The future of industrial design and technology is in good young hands. That’s my overwhelming reaction after welcoming to Cambridge Consultants the winner and runners-up of a major student award we sponsored to honour excellence in breakthrough design.

We’ve been supporting the New Designers awards programme for a number of years now, enthused by the way this annual show connects talented design graduates with businesses like ours. In my role as Head of User Centred Design here, I relish the enthusiasm, fresh lateral thinking and sheer talent displayed by the next generation of industrial designers. This year was certainly no exception.

As is usual for our participation in the event, a team of colleagues and I set a brief for the show – this time to challenge students in the Breakthrough Design Award category. We were joined by a host of big name sponsors for the other categories, from Anglepoise, Aardman Academy and Habitat to Ford, Wilko and John Lewis & Partners. In all, more than 33 top prizes were up for grabs.

We were delighted to award first prize in the Cambridge Consultants section to Alice McCutcheon of Loughborough University for her incredible ‘Corti’ patch pump design, to improve the management of Addison’s disease. Along with my fellow judges, I was blown away by the extraordinary breadth of thinking and attention to detail that went into Alice’s design. When we welcomed Alice and the runners-up to a well-ventilated reception hosted in the top-floor suite of our Cambridge HQ, I was eager to sit down and discuss the inspiration for her creation.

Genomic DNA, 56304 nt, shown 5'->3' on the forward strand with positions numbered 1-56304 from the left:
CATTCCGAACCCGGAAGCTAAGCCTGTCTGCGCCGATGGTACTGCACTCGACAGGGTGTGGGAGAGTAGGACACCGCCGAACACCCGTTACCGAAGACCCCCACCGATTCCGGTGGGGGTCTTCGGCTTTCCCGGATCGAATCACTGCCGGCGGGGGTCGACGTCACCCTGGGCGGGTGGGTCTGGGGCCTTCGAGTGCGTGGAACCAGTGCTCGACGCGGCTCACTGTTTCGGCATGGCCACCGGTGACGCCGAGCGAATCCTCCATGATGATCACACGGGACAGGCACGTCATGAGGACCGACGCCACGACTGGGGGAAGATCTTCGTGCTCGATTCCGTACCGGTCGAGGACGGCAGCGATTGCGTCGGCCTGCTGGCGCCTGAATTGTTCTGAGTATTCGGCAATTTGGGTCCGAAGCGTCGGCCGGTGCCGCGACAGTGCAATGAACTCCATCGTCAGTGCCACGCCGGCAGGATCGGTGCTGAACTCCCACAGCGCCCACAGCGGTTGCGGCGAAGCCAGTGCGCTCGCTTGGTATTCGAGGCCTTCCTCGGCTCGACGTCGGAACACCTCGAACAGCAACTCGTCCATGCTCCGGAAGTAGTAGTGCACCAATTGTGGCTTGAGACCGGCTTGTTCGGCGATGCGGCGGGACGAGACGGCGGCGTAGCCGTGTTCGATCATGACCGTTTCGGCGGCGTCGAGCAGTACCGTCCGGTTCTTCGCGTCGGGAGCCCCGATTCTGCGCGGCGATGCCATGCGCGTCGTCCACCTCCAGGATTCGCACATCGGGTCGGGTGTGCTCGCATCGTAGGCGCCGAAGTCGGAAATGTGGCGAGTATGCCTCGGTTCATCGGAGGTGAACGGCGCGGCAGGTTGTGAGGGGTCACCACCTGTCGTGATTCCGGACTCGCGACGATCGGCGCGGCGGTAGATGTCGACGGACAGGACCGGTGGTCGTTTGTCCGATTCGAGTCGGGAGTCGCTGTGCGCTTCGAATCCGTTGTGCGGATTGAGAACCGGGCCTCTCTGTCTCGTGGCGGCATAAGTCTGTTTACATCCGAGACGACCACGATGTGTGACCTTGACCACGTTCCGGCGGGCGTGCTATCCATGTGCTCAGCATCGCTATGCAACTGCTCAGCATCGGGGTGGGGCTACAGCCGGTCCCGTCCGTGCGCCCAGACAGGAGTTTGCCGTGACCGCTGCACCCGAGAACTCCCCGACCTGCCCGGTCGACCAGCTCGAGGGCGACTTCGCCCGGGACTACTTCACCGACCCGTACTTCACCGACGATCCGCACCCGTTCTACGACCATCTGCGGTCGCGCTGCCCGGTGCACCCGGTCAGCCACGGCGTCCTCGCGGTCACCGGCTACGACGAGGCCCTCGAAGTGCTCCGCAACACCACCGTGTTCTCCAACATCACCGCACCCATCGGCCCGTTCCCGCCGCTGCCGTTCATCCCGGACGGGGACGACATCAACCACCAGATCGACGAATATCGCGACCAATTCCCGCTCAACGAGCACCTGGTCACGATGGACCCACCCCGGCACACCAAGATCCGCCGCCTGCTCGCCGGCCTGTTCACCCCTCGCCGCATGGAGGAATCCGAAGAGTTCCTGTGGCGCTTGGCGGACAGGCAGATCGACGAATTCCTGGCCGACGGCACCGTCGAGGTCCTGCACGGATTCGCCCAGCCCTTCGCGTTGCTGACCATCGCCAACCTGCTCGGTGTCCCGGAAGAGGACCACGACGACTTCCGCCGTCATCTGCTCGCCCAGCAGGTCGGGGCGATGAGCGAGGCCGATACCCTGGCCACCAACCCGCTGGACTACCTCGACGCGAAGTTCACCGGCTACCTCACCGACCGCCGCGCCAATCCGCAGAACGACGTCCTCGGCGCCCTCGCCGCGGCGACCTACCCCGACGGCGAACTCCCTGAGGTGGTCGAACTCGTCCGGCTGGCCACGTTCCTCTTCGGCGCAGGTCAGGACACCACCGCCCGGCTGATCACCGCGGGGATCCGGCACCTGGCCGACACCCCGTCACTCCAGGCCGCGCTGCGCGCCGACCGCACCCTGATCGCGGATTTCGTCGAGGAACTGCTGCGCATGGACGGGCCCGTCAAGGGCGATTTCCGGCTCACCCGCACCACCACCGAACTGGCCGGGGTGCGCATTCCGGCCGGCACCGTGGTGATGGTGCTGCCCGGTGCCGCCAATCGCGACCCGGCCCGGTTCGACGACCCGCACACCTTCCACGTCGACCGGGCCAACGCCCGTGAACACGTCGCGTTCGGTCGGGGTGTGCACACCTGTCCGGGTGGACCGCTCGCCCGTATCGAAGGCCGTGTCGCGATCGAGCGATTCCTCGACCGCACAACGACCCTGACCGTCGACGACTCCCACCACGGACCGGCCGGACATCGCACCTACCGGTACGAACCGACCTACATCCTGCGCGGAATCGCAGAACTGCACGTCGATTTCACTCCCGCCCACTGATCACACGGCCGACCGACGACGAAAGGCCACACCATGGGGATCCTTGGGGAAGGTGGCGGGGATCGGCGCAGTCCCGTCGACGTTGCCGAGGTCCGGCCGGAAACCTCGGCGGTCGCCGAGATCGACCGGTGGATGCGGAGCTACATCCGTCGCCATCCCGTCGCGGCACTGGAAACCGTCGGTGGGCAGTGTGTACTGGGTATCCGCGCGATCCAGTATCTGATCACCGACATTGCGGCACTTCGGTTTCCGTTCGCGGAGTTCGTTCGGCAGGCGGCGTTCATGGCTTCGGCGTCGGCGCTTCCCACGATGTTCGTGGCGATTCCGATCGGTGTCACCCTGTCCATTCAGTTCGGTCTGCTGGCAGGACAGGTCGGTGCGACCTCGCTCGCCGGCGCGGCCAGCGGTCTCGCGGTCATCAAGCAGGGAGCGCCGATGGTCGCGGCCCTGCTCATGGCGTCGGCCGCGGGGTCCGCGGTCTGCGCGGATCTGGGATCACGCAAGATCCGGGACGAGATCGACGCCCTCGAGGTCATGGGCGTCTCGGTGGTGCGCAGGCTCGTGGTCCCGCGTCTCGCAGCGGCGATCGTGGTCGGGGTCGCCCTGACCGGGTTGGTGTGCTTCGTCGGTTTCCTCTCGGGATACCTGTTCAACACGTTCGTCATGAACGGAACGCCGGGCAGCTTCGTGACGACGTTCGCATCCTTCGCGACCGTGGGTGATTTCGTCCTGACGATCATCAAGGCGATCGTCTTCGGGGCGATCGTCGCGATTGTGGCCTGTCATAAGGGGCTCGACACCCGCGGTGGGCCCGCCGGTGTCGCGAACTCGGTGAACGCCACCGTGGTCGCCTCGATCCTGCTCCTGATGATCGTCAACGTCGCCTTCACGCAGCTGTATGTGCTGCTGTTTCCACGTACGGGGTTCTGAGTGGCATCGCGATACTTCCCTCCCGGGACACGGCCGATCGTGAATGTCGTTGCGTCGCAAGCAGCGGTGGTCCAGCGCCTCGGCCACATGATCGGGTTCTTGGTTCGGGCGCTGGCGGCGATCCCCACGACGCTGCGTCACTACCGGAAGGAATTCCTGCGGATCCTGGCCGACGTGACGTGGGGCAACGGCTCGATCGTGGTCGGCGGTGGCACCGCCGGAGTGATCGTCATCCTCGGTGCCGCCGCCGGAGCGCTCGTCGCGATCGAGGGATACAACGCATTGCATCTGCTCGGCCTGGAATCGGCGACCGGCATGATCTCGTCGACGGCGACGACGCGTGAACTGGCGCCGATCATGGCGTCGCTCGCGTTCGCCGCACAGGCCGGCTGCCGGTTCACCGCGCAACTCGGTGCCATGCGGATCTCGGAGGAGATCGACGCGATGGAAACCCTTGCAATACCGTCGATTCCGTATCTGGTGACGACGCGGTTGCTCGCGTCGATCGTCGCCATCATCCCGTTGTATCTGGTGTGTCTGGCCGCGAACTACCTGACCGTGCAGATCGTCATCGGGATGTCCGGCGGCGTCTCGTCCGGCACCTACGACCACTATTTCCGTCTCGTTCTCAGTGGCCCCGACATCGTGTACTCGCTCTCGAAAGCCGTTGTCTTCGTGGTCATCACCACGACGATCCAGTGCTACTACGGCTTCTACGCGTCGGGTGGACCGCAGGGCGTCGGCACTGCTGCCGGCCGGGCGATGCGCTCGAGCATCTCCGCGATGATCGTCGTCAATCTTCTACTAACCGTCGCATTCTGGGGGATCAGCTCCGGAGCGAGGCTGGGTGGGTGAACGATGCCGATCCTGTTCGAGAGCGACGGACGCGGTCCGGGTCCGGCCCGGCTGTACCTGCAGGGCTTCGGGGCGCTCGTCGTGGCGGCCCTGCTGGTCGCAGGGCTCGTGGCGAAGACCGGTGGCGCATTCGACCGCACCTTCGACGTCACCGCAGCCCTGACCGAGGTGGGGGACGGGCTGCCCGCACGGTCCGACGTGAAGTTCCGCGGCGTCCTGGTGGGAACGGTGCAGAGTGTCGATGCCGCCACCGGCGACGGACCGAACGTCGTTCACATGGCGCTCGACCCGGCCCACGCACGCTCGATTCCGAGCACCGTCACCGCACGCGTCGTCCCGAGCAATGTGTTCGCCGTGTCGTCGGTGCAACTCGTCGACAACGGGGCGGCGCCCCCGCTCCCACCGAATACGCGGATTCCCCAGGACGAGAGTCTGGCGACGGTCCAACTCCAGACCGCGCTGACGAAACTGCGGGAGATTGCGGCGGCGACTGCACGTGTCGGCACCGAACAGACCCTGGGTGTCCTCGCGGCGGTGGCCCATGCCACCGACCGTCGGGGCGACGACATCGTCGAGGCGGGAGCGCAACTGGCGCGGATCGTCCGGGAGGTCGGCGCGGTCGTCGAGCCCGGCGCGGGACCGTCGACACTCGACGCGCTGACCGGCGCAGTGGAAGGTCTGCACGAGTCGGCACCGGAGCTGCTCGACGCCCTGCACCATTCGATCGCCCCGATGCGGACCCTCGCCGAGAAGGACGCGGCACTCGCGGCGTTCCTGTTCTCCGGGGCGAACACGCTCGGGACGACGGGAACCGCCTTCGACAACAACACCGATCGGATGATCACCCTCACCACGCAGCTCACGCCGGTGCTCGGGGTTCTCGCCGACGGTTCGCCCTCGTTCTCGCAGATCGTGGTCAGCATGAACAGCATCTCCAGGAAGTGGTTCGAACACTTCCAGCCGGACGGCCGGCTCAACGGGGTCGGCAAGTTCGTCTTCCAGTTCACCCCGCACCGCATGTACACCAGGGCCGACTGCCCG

I began by asking Alice what it was that drew her to industrial design in the first place.

Alice: “For me it was the potential to change lives and improve the quality of those lives that drew me in. I feel that it’s a really great mix between design and engineering – you kind of feel a little like an inventor as well, it’s really thrilling. I love getting an exciting new brief, having lots of crazy ideas come to you, and then turn that into a tangible product that you eventually see people using. And I do like choosing products that have a big impact on people’s lives, especially when their needs haven’t been considered before.”

That last point brought me neatly on to asking about her choice of project, based around the problems faced by sufferers of Addison’s disease.

Alice: “It’s also known as adrenal insufficiency and occurs when the adrenal glands don't make enough of the hormone cortisol. I knew I wanted to concentrate on the medical side and something immediately caught my eye in that there were a lot of unique things about this illness. For example, it’s a lifelong problem that people have, but there is a real gap in the market when it comes to helping them. My tutor has a friend who suffers from the disease, so my research really began there.”

As judges, we were impressed by Alice’s sophisticated and well executed patch pump design – particularly the depth of usability research and critical thinking. I asked her to give me an elevator pitch of its merits.